Economic Crisis for Those Who Don’t Know How to Sell
“Depressions, recessions, don’t matter. There’s $15 trillion in the (US) economy. You’re allowed a piece of it.” - James Altucher
“What does not destroy me, makes me stronger.” - Friedrich Nietzsche
Do you think it is the right attitude to place blame on the global financial crisis for your company’s bad export performance? Think again.
It is sure that global financial crisis that started in U.S. in September 2008 had tremendous negative effects on entire world economy and it still does. However, some countries have managed the crisis better than others. It is the same thing for companies.
I would like to share with you my experience in a small size company on export strategy in the period of economic crisis.
Starting from Nothing
Not long after the financial crisis had emerged in 2008, I started to provide export marketing services to a small manufacturer company located in Istanbul, Turkey. The factory had been serving almost only for a few big buyers; one was from Russia, one from Ukraine and one from Kazakhstan. As the crisis hit these economies severely, these buyers couldn’t place orders with satisfying quantities as they did before. So, as a direct result, manufacturing activity almost came to a standstill.
Exploring Prospective Markets
CIS (The Commonwealth of Independent States) is pretty huge and flourishing market. But, obviously, it was not wise to insist that we should sell only to these markets which entirely collapsed during that time. The first thing to do was to change the company’s conventional target market definition. It was like changing a bad habit. Therefore, it was not an easy task.
So I directed my energy and sources to search new potential markets for our products. Luckily, I didn’t need to go far away. I realized that our price and quality were meeting the expectations of customers in many Balkan countries like Romania, Serbia, Croatia, Bosnia, and Hungary. Poland that managed the crisis very well was also another good market for us. Additionally, in Balkans, we didn’t face strong competition with low prices of our Chinese competitors as we did in Russia.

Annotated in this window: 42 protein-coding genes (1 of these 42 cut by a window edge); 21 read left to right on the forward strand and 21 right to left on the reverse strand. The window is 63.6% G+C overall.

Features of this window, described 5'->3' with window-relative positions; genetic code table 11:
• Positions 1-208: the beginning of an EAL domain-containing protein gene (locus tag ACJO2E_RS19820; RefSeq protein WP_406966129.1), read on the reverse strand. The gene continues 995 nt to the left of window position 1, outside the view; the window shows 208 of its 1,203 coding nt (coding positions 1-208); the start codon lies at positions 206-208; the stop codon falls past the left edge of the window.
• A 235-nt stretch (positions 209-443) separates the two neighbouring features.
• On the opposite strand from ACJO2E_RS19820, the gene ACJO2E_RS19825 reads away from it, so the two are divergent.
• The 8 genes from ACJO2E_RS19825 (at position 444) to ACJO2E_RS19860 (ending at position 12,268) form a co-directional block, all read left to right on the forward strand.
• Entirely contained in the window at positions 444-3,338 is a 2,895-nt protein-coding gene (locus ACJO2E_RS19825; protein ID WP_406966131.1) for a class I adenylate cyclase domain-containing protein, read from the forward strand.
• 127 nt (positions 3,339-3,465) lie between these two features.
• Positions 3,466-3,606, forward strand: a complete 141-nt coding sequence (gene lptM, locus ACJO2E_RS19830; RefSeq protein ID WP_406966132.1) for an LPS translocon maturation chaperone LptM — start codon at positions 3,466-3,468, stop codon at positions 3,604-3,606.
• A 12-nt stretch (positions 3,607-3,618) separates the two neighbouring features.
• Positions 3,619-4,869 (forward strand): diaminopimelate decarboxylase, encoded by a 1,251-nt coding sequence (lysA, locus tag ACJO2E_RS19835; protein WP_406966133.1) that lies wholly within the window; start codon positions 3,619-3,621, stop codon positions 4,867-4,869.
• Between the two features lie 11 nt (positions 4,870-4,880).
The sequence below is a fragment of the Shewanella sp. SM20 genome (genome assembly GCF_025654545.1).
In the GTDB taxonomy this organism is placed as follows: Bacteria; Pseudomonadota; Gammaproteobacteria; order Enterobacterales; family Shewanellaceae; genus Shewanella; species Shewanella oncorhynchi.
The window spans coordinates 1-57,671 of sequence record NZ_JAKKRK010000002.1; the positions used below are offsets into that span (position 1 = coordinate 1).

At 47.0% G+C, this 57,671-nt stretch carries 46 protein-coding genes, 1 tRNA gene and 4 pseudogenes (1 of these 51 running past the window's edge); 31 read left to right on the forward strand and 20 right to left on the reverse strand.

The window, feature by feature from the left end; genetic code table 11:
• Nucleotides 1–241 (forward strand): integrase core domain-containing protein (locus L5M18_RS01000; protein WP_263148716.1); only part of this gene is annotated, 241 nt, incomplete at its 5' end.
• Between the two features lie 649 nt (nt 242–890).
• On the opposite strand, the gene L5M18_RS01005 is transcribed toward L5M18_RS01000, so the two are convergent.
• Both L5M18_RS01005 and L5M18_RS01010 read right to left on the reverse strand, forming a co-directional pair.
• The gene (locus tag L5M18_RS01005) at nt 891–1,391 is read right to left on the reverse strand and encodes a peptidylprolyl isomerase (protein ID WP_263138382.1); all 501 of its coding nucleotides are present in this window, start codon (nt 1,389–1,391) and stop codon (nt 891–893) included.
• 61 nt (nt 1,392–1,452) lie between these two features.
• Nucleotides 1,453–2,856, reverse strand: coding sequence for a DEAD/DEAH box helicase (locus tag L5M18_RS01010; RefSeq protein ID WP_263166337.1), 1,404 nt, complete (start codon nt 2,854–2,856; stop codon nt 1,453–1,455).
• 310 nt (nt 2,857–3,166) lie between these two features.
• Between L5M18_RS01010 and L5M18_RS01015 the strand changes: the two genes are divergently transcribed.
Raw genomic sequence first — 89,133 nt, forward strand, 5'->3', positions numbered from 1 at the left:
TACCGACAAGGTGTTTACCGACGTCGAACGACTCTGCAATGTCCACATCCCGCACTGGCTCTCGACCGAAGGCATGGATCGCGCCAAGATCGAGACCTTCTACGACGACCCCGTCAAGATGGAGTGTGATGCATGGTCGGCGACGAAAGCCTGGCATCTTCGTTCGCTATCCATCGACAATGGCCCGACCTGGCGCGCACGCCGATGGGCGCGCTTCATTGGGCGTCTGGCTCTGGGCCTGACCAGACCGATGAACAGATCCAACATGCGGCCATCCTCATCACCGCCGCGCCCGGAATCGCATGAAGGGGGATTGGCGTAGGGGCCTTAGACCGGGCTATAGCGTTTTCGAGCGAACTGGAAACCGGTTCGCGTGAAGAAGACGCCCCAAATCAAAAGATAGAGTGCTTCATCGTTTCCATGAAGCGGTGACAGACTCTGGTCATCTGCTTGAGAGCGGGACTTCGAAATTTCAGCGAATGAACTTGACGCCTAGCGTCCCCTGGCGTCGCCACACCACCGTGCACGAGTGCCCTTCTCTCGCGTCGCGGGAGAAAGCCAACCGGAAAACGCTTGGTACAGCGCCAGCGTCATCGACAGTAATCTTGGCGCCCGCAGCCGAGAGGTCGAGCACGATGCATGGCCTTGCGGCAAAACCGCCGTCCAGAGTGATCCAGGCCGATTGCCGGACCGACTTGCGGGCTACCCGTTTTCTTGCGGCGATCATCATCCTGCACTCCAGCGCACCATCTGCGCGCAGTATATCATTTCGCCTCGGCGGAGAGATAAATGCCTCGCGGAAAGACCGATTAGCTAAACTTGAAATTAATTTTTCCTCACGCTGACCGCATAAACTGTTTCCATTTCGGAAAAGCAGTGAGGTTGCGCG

Diversifying Customer Base
In the process, we established cooperation with numerous buyers from diverse countries. It provided us an awareness of all different expectations and tastes. Consequently, we understood the need to diversify our product range and rethink on our product quality and how to improve it.
Defining True Value of Small Buyers
This time we didn’t put all of our eggs in one basket. Instead of a few big customers, we had now numerous small customers. Risk was minimized.
If you have already big buyers, it is certainly a good thing. However, big buyers always tend to kill you by closing the deal for very low prices. Moreover, you have to accept the terms they bring to you. The worst part is that you fall into zero point when they cease to work with you, especially if you don’t have a fair contract.
To me, small is good. I always like to work with small buyers. I treat them well and they treat me back like I am king. I didn’t have any difficulty to negotiate with them on price and terms.
Another good thing to deal with small buyers is that it helps you develop your communication skills and further understanding of the market dynamics.
I know that operation cost will be a little bit higher when you work with small buyers, but it’s worth it.
Here are some rules I concluded:
- If you are a SME, you should focus probably on a few target markets. That’s right. We have restricted sources. However, always try to save time and energy to explore other markets as well.
- Keep sensitivity to the needs of customers from diverse cultures and countries. It will improve your view of product quality and doing business.
- Dependence on a few big buyers can kill your business.
- Never neglect or underestimate the importance of small buyers. They can bring life to your business.
- Consider crisis as an opportunity to develop and go beyond your boundaries.